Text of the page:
Storm water management is a key issue on all levels of government

The general National Pollutant Discharge Elimination System (NPDES) is a permit program that regulates point sources that discharge into waters of the United States. The Illinois Environmental Protection Agency issued its finalized General NPDES Permit for storm water discharges from construction site activities on July 30, 2013 (ILR10). The prior general permit EXPIRED on July 31, 2013 and the new five-year general permit became effective on August 1, 2013. Download a copy of the new permit.

Permittees that had discharges from construction sites initially covered under the now expired ILR10 must update or revise their Storm Water Pollution Prevention Plan (SWPPP) as necessary to ensure compliance with this latest ILR10 permit. The permit provides for a 12-month phase-in to allow time to modify the SWPPP.

Other items of note in the new general permit:

  • There were additions to the list of non-storm water discharges that are prohibited which can be found in Part III. A. 3.
  • There is new language in this revised permit that the Illinois EPA added in accordance with federal Clean Water regulations. Part IV. D.2.a. is a new section dealing with erosion and sediment controls; additional language was put in Part IV. D.2.b. to clarify the “stabilization practices”; and a new section in Part IV.D.2.f. sets forth pollution prevention measures.
  • The new permit references Best Management Practices (BMPs) for post construction storm water management. Part IV.D.2.h. now includes language that requires the permittee to “plan for and put in place storm water BMPs to retain the greatest amount of post-development storm water runoff practicable given the site and project constraints by installing one or more of the Best Management Practices (BMPSs) as described in the Illinois Urban Manual.” The IEPA believes that this new language requires a permittee to “consider” post-construction storm water management and use practicable measures. Find the Illinois Urban Manual.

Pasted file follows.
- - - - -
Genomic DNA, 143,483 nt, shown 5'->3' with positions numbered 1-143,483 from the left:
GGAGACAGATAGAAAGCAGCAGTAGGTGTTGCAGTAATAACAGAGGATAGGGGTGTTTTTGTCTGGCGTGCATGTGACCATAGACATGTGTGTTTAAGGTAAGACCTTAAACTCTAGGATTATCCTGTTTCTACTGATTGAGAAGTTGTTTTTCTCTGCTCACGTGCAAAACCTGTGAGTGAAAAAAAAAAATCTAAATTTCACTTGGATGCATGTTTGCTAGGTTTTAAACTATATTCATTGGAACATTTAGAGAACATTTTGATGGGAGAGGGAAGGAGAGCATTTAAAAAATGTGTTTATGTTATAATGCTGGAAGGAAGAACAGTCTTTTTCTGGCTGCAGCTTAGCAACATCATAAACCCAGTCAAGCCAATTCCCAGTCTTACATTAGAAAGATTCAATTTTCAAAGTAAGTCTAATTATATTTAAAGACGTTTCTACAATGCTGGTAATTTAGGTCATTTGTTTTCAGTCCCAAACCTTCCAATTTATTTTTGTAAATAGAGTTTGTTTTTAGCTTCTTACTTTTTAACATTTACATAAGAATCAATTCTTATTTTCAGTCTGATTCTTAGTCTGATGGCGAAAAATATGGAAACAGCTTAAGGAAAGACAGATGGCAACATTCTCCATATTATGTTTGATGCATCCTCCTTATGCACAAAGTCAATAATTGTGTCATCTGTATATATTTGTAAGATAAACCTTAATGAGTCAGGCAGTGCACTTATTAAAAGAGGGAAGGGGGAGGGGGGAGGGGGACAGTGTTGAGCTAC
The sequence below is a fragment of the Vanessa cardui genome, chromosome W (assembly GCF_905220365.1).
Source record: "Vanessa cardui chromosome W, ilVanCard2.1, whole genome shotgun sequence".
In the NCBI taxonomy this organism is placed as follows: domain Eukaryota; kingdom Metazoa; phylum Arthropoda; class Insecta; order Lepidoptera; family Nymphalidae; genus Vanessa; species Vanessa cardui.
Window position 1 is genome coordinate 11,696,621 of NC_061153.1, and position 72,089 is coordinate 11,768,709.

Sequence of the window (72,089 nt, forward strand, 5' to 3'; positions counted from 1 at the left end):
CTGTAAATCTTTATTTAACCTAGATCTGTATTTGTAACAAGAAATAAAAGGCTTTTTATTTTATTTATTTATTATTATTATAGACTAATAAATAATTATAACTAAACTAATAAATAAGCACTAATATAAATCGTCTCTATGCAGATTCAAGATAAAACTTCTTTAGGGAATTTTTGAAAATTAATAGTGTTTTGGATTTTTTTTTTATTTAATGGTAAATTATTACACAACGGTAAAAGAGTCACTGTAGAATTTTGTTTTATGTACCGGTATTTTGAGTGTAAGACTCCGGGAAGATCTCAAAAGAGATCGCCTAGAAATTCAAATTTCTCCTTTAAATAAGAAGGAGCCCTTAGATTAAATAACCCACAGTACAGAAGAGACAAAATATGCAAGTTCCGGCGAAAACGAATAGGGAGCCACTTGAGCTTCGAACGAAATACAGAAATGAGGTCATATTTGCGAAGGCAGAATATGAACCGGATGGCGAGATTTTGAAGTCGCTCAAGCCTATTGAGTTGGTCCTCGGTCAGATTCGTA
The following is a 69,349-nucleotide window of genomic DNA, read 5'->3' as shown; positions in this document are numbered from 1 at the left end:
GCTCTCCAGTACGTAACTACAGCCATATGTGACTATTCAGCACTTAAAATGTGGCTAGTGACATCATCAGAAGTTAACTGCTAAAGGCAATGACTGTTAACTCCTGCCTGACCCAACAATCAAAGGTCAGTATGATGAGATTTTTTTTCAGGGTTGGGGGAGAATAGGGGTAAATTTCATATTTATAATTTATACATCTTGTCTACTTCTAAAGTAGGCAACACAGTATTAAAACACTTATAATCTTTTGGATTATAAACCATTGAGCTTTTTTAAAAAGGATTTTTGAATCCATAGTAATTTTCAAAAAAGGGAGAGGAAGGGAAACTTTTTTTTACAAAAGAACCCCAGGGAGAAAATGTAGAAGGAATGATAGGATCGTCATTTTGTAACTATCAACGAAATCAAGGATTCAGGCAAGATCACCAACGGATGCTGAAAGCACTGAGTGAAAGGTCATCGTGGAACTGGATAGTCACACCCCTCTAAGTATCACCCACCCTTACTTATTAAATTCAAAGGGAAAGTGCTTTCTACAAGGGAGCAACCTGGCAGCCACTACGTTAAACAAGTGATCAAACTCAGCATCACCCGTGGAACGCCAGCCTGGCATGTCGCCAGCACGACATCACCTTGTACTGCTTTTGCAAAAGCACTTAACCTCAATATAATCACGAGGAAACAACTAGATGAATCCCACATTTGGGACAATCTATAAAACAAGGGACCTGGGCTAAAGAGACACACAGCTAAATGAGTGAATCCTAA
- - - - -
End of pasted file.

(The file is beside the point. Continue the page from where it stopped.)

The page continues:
(NOTE: the Illinois Urban Manual is a technical manual issued by the various Soil and Water Conservation Districts in the state. Staff of the Districts may also provide technical assistance).

What’s Next? The federal EPA intends to require post-construction storm water management and so this issue will be a focal point in 2014 as the IEPA must reissue the “MS4” permits. Municipal Separate Storm Sewer Systems (MS4) are systems owned by a municipality, the state or another public entity that handle discharges to waters of the United States. These are the systems that must collect and convey storm water. These are NOT combined systems with sewers nor are they sewage treatment plants. A local developer is required to comply with any local ordinance that carries out the requirements of this permit. The Illinois Association of REALTORS® will continue to participate in discussions on the post-construction requirements for storm water management due to the potential added costs on developers.

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About Julie Sullivan

Julie Sullivan is Assistant Director - Legislative and Political Affairs for the Illinois Association of REALTORS®. She assists in carrying out the legislative programs and policies of the Association, monitors and provides research and analysis on local, state, and federal legislation impacting the real estate industry, and represents the Association before the General Assembly, other elected officials, and other interest groups. She also prepares and coordinates materials related to the election of candidates for public office. Sullivan writes and edits State Capitol Report, the legislative newsletter of the Association, and contributes to the Illinois REALTOR® Magazine on governmental affairs issues. She also advises and provides staff support to the Public Policy and Governmental Affairs Member Involvement Group, the Realtors® Political Action Committee and various task forces and working groups which are appointed from time to time.

One thought on “Storm water management is a key issue on all levels of government

  1. I can see this being relevant for municipalities, developers and their attornies.
    Not sure how it applies to Realtors. There are hundreds of other issues that would be more directly related to our work as real estate agents. That is where IAR should be focusing their Realtor education efforts.

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